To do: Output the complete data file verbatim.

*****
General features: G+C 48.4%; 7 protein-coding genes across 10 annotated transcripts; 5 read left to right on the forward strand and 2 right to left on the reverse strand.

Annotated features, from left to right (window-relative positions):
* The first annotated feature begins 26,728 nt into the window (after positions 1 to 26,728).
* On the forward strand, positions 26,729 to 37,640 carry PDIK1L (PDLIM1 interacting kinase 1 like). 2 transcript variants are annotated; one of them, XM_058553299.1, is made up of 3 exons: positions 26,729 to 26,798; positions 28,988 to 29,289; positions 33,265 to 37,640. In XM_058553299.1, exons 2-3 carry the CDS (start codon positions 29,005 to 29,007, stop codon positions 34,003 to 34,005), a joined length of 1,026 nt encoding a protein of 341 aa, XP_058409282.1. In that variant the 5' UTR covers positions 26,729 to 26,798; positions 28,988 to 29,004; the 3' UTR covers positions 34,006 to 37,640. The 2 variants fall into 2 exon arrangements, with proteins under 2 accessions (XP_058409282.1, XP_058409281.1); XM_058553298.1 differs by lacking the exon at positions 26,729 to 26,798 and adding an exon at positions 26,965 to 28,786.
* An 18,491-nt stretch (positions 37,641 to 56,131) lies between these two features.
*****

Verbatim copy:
General features: G+C 48.4%; 7 protein-coding genes across 10 annotated transcripts; 5 read left to right on the forward strand and 2 right to left on the reverse strand.

Annotated features, from left to right (window-relative positions):
* The first annotated feature begins 26,728 nt into the window (after positions 1 to 26,728).
* On the forward strand, positions 26,729 to 37,640 carry PDIK1L (PDLIM1 interacting kinase 1 like). 2 transcript variants are annotated; one of them, XM_058553299.1, is made up of 3 exons: positions 26,729 to 26,798; positions 28,988 to 29,289; positions 33,265 to 37,640. In XM_058553299.1, exons 2-3 carry the CDS (start codon positions 29,005 to 29,007, stop codon positions 34,003 to 34,005), a joined length of 1,026 nt encoding a protein of 341 aa, XP_058409282.1. In that variant the 5' UTR covers positions 26,729 to 26,798; positions 28,988 to 29,004; the 3' UTR covers positions 34,006 to 37,640. The 2 variants fall into 2 exon arrangements, with proteins under 2 accessions (XP_058409282.1, XP_058409281.1); XM_058553298.1 differs by lacking the exon at positions 26,729 to 26,798 and adding an exon at positions 26,965 to 28,786.
* An 18,491-nt stretch (positions 37,641 to 56,131) lies between these two features.